Defense Secretary Chuck Hagel is right on the money. His declaration Monday that the United States should trim military spending was a nod at several realities — the reality of budget constraints, the reality of modern military efficiencies, and the reality of how much money is necessary to keep our nation safe.
Bolstering Hagel's assertion is this jaw-dropping truth: According to the Stockholm International Peace Research Institute, the U.S. in 2012 had a larger military budget than the countries with the next 10 largest defense budgets. In other words, the United States spent more on defense than the combined total of China, Russia, the United Kingdom, Japan, France, Saudi Arabia, India, Germany, Italy and Brazil. A little more perspective: In 2011, 20 percent of the United States' federal budget was spent on defense — and that number doesn't include benefits for veterans.
Hagel's budget proposal would trim the size of the Army to about 440,000 active troops, the lowest number since before World War II. It would include cuts for each branch of the military, including reserves. It would retire the A-10 "Warthog" attack jet at a savings of about $3.5 billion over five years. And, most of all, it would make special operations a more integral part of a modernized military. "This is a budget that recognizes the reality of the magnitude of our fiscal challenges, the dangerous world we live in, and the American military's unique and indispensable role in the security of this country and in today's volatile world," Hagel said.
Pointing out that undeniable reality is the easy part. Selling it to Congress will be an entirely different challenge -- especially with midterm elections coming up. Several Republicans already have spoken out against the plan.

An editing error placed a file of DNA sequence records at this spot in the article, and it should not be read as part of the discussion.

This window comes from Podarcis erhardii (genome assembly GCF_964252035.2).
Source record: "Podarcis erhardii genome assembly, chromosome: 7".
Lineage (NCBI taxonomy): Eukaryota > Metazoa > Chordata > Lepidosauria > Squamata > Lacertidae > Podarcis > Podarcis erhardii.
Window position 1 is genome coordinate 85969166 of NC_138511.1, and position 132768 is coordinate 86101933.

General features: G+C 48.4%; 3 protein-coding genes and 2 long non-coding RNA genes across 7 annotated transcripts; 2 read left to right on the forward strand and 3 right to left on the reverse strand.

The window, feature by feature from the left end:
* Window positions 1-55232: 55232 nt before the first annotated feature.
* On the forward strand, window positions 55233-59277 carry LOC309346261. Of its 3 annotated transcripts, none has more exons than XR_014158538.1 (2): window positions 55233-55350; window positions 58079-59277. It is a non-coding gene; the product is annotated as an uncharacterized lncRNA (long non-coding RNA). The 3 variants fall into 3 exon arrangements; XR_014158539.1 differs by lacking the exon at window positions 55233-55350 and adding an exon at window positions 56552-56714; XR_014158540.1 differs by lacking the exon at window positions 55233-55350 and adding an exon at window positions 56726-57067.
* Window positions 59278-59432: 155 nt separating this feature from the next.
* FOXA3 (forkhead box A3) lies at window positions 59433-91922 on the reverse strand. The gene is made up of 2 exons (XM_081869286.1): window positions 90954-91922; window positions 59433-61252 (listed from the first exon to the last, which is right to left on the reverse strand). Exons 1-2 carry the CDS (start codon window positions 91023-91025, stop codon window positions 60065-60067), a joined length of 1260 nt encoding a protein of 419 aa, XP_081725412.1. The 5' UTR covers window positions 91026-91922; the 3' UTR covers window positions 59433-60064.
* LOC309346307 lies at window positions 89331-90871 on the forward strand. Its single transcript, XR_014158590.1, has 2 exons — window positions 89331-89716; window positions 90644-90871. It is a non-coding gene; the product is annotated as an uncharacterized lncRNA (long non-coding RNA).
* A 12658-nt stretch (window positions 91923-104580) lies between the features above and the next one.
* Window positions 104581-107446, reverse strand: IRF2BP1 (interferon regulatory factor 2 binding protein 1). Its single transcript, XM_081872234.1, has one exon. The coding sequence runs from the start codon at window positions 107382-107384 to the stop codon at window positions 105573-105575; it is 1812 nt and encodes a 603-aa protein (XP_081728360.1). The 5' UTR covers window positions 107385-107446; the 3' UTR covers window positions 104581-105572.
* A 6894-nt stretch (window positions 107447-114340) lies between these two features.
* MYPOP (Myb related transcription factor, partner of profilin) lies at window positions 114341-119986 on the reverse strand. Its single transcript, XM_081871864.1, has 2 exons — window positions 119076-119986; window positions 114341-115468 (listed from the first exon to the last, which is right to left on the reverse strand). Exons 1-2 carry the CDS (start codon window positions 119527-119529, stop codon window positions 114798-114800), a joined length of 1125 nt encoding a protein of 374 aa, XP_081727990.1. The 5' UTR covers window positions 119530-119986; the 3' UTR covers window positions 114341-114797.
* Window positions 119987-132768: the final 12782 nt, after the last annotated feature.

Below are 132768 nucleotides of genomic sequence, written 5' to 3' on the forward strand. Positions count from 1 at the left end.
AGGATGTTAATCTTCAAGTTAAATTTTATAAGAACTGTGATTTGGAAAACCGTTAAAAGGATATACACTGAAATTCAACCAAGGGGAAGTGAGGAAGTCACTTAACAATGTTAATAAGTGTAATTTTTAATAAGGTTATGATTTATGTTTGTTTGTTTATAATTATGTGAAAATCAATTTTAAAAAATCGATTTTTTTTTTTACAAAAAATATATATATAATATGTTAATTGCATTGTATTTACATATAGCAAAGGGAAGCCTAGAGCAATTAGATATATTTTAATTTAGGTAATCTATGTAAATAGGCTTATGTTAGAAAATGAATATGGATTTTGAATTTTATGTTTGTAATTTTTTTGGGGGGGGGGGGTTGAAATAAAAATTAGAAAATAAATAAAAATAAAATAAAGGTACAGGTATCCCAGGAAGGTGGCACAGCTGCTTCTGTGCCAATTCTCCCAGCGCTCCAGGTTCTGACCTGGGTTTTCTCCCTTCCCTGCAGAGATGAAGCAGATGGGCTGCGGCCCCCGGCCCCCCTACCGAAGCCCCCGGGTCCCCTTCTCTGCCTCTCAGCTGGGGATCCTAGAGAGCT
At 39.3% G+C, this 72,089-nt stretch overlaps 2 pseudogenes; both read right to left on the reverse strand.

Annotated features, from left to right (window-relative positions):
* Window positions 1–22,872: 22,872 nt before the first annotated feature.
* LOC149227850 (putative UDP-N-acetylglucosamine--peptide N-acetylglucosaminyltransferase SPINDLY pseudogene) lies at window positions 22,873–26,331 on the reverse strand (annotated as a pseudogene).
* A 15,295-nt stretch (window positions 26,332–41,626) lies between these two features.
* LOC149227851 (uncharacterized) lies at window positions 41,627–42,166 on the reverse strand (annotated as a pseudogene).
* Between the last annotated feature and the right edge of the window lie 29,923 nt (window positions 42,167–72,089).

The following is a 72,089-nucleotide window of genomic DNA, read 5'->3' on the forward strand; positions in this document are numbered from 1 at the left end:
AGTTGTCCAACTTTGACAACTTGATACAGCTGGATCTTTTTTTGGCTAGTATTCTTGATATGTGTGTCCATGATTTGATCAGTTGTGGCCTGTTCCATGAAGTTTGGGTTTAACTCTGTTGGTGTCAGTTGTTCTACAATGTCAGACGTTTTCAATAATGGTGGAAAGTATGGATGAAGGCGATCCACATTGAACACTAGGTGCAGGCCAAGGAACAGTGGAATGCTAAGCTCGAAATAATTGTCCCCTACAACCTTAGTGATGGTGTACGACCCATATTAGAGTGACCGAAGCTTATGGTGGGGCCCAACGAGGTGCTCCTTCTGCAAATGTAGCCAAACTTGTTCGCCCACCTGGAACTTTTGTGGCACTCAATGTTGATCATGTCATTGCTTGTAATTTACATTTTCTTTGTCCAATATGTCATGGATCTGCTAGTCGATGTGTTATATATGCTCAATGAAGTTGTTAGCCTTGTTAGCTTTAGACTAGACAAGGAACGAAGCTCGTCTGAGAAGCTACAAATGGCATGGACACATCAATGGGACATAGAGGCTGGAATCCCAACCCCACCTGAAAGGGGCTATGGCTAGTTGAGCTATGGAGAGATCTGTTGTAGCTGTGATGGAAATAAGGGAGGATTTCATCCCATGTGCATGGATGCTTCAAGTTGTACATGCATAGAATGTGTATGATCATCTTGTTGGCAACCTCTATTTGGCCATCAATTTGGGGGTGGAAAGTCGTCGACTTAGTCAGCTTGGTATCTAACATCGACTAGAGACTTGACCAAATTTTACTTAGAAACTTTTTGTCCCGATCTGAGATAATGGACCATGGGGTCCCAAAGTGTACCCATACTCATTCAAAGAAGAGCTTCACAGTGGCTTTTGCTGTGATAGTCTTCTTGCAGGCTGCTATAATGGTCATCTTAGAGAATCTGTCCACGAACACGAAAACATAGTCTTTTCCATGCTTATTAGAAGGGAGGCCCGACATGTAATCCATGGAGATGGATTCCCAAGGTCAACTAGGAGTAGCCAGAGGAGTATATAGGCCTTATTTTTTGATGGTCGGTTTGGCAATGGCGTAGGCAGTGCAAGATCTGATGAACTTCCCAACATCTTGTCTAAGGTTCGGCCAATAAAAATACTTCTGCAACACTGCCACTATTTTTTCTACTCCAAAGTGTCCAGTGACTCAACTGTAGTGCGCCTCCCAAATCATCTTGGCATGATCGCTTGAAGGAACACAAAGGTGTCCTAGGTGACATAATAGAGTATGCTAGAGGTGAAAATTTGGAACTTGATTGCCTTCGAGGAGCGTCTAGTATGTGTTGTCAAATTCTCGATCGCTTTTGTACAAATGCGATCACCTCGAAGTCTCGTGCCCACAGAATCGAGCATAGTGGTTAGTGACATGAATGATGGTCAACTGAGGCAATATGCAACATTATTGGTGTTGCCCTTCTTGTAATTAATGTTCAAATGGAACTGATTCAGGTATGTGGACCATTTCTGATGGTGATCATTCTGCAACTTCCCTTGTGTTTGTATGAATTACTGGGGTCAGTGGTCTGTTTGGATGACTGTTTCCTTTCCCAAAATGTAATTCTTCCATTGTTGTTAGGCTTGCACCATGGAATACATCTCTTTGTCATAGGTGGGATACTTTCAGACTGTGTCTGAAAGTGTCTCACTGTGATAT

The diabolical brilliance of America's military system is the fact that its tentacles reach into nearly every nook and cranny of the country. A total of 47 states — all but Minnesota, Iowa, and Vermont — have military bases. That might make us susceptible to an invasion from Manitoba, but it also makes military budgets nearly impervious to cuts because so many Congressional districts are reliant upon military dollars. In Washington, according to the Puget Sound Business Journal, three of the state's 25 largest employers are military installations, with Joint Base Lewis-McChord ranking second behind Boeing.
"What we're trying to do is solve our financial problems on the backs of our military, and that can't be done," Rep. Howard "Buck" McKeon, R-Calif., chairman of the House Armed Services Committee, told The Washington Post.
On the contrary, what we're trying to do is deal with the reality that the United States can remain the world's pre-eminent power without spending more on defense than the next 10 nations combined. What we're trying to do is recognize the fact that Americans can remain safe without 20 percent of the federal budget going to defense. Military spending has become so bloated that Congressional members find themselves arguing to keep soldiers just for the sake of maintaining jobs in their district, not in the interests of ensuring security. It is time to ponder how that money can be better spent.
Hagel's proposed cuts will be part of the 2015 fiscal year budget President Obama sends to Congress, and the military budget is certain to engender plenty of grandstanding on the part of Congressional members. Yet, as Hagel surmised, "This is a time for reality."